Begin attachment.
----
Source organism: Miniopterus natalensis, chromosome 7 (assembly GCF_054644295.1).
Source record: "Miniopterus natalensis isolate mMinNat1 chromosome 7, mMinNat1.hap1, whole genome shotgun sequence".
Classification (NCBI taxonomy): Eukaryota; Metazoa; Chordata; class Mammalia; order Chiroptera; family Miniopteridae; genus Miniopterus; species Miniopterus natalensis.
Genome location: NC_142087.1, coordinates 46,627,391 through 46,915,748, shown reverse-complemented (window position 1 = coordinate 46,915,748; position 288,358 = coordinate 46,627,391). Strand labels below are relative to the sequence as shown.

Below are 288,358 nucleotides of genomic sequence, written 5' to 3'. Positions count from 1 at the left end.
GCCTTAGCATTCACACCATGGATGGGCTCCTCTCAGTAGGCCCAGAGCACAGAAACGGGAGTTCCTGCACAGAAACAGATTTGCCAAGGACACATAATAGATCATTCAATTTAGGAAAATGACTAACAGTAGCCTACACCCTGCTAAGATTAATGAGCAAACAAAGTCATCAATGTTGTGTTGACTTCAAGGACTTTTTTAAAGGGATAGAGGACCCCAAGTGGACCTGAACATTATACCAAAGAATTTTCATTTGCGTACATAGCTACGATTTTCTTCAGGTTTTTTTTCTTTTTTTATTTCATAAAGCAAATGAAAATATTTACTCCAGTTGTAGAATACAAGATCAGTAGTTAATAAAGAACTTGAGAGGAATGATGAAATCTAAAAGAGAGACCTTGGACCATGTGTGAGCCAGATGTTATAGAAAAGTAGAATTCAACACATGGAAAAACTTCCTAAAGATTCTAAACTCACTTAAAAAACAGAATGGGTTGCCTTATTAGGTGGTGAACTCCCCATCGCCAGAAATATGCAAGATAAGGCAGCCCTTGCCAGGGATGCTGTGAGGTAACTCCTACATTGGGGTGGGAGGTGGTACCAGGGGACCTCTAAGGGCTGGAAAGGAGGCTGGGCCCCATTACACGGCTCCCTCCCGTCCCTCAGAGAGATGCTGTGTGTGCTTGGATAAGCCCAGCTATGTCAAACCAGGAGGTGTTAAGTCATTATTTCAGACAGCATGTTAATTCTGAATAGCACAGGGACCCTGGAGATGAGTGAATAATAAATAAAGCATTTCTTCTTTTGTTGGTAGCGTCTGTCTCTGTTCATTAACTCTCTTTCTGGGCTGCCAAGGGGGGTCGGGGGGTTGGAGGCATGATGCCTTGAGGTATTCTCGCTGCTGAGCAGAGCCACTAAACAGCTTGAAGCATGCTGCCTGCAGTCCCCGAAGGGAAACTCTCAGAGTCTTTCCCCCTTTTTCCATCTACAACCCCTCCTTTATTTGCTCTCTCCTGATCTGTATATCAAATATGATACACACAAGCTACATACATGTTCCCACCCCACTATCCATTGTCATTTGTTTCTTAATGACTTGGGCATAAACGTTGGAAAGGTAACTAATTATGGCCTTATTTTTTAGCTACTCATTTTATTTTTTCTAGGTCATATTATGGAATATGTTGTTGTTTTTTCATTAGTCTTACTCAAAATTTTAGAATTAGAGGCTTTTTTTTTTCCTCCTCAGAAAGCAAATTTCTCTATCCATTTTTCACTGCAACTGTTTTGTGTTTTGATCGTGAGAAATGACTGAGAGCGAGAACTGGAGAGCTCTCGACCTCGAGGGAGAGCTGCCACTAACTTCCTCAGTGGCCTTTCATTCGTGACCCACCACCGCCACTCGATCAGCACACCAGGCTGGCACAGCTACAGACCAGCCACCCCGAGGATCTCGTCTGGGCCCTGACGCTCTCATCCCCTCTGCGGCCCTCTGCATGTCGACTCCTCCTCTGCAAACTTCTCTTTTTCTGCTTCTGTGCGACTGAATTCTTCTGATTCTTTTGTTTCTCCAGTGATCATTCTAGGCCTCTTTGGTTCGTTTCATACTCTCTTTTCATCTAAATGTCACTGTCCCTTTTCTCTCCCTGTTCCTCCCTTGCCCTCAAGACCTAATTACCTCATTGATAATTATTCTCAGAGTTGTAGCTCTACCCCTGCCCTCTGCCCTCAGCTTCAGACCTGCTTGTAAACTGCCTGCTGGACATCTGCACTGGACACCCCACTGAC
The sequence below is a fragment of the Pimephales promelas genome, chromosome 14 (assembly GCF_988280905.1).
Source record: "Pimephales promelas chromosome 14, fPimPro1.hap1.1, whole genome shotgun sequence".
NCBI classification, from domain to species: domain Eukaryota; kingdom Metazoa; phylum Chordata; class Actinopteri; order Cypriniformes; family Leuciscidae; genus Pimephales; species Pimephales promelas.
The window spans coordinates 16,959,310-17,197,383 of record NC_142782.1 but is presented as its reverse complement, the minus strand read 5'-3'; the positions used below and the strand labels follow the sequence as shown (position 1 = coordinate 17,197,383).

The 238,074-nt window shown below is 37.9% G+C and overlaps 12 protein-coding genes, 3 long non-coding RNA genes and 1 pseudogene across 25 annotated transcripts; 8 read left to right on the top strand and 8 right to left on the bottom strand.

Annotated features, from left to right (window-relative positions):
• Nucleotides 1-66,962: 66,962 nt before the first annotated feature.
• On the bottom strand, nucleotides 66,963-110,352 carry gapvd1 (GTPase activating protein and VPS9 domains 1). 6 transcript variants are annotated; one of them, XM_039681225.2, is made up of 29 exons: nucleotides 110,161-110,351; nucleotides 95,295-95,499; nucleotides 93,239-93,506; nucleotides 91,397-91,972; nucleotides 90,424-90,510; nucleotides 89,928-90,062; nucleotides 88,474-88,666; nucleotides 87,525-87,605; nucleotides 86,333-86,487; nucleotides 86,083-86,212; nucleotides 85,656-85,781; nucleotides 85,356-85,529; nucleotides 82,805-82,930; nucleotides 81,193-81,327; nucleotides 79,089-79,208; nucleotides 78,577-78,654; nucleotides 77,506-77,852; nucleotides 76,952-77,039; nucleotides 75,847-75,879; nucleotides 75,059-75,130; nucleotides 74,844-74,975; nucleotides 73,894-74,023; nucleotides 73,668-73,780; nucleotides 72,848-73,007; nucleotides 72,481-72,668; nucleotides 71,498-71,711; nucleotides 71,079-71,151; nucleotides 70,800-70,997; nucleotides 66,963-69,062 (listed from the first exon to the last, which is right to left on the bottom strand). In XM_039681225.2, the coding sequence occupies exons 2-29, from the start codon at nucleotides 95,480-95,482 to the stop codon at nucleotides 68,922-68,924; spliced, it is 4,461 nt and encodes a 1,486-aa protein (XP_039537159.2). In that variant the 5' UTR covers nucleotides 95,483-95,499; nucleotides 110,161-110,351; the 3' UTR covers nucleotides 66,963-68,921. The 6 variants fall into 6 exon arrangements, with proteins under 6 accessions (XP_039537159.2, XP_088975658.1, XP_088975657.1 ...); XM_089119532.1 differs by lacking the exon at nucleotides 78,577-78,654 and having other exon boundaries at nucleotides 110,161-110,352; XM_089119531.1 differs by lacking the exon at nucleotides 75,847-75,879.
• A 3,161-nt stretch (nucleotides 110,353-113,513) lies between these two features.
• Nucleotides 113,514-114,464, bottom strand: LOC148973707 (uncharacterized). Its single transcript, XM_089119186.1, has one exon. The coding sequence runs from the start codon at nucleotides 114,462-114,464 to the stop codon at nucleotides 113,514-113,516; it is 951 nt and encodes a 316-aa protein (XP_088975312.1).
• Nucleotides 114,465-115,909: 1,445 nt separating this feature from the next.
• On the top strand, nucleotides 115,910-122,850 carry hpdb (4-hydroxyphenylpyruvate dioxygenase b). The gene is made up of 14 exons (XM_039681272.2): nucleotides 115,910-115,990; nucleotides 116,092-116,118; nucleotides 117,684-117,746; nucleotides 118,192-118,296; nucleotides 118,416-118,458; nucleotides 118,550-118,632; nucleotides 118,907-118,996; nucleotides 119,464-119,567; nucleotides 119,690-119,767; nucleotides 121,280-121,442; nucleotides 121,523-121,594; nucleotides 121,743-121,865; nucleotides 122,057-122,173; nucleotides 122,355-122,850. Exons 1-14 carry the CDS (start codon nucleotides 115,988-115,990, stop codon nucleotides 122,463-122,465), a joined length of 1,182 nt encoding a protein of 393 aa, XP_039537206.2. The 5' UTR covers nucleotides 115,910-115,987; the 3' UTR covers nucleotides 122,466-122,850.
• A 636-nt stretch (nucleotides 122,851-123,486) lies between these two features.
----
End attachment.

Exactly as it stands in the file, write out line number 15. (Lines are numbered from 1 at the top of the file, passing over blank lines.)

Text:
• A 3,161-nt stretch (nucleotides 110,353-113,513) lies between these two features.